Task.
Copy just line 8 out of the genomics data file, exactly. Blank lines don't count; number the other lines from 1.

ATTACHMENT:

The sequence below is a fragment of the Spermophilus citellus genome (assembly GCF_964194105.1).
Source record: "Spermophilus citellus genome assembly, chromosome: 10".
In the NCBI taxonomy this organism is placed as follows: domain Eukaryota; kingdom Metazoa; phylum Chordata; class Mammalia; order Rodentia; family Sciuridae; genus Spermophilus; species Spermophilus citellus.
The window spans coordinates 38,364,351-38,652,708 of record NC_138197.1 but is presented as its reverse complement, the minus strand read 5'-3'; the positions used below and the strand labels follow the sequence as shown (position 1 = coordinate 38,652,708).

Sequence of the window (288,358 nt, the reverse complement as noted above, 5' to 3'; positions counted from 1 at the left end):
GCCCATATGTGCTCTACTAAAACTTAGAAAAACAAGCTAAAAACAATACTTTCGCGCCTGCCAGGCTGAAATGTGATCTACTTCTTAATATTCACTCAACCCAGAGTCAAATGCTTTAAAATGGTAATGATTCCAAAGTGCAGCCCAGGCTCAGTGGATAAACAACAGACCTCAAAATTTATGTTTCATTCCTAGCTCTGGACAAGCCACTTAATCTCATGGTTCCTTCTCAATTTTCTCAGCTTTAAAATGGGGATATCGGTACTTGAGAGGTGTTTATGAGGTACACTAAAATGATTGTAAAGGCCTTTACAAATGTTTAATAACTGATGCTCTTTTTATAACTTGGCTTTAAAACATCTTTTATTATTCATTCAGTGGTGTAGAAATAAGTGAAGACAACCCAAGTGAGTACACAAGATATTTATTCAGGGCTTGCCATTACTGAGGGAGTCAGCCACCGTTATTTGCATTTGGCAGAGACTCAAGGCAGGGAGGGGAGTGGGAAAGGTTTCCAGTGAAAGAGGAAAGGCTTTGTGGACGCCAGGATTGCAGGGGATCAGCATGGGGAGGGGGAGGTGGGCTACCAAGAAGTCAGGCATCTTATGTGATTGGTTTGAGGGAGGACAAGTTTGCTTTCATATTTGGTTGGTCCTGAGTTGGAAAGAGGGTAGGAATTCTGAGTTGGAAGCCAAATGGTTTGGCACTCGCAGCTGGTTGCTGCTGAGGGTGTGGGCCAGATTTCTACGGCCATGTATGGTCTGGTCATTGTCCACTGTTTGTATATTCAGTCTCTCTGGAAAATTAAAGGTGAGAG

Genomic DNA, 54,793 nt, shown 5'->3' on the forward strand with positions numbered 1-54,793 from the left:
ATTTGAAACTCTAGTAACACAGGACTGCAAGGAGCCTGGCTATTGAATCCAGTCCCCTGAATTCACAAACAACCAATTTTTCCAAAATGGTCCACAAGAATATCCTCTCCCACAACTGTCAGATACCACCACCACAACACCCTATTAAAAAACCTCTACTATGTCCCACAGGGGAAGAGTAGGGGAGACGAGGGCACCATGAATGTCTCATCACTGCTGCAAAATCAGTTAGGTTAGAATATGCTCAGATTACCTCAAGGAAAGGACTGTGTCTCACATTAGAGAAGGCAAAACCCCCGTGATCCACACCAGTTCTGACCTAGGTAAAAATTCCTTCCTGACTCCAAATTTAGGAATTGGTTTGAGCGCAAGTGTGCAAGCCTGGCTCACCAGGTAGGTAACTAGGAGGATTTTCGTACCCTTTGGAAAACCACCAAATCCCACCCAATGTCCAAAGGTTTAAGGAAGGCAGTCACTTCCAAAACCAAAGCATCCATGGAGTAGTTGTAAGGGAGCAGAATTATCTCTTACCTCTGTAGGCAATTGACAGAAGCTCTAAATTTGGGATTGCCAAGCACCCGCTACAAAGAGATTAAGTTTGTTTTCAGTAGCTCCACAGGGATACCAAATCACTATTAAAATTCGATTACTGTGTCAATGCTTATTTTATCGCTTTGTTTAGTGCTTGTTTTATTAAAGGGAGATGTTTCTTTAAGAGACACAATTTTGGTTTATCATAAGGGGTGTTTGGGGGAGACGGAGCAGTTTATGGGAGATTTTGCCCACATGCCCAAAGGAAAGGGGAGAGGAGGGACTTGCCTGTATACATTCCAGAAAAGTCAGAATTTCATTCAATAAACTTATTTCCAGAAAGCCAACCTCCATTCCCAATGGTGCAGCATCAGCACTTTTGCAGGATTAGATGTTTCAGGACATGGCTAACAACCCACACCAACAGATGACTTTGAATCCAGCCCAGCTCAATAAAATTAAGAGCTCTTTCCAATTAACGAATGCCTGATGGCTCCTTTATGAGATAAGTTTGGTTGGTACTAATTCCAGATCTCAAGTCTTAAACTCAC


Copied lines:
ATTTGAAACTCTAGTAACACAGGACTGCAAGGAGCCTGGCTATTGAATCCAGTCCCCTGAATTCACAAACAACCAATTTTTCCAAAATGGTCCACAAGAATATCCTCTCCCACAACTGTCAGATACCACCACCACAACACCCTATTAAAAAACCTCTACTATGTCCCACAGGGGAAGAGTAGGGGAGACGAGGGCACCATGAATGTCTCATCACTGCTGCAAAATCAGTTAGGTTAGAATATGCTCAGATTACCTCAAGGAAAGGACTGTGTCTCACATTAGAGAAGGCAAAACCCCCGTGATCCACACCAGTTCTGACCTAGGTAAAAATTCCTTCCTGACTCCAAATTTAGGAATTGGTTTGAGCGCAAGTGTGCAAGCCTGGCTCACCAGGTAGGTAACTAGGAGGATTTTCGTACCCTTTGGAAAACCACCAAATCCCACCCAATGTCCAAAGGTTTAAGGAAGGCAGTCACTTCCAAAACCAAAGCATCCATGGAGTAGTTGTAAGGGAGCAGAATTATCTCTTACCTCTGTAGGCAATTGACAGAAGCTCTAAATTTGGGATTGCCAAGCACCCGCTACAAAGAGATTAAGTTTGTTTTCAGTAGCTCCACAGGGATACCAAATCACTATTAAAATTCGATTACTGTGTCAATGCTTATTTTATCGCTTTGTTTAGTGCTTGTTTTATTAAAGGGAGATGTTTCTTTAAGAGACACAATTTTGGTTTATCATAAGGGGTGTTTGGGGGAGACGGAGCAGTTTATGGGAGATTTTGCCCACATGCCCAAAGGAAAGGGGAGAGGAGGGACTTGCCTGTATACATTCCAGAAAAGTCAGAATTTCATTCAATAAACTTATTTCCAGAAAGCCAACCTCCATTCCCAATGGTGCAGCATCAGCACTTTTGCAGGATTAGATGTTTCAGGACATGGCTAACAACCCACACCAACAGATGACTTTGAATCCAGCCCAGCTCAATAAAATTAAGAGCTCTTTCCAATTAACGAATGCCTGATGGCTCCTTTATGAGATAAGTTTGGTTGGTACTAATTCCAGATCTCAAGTCTTAAACTCAC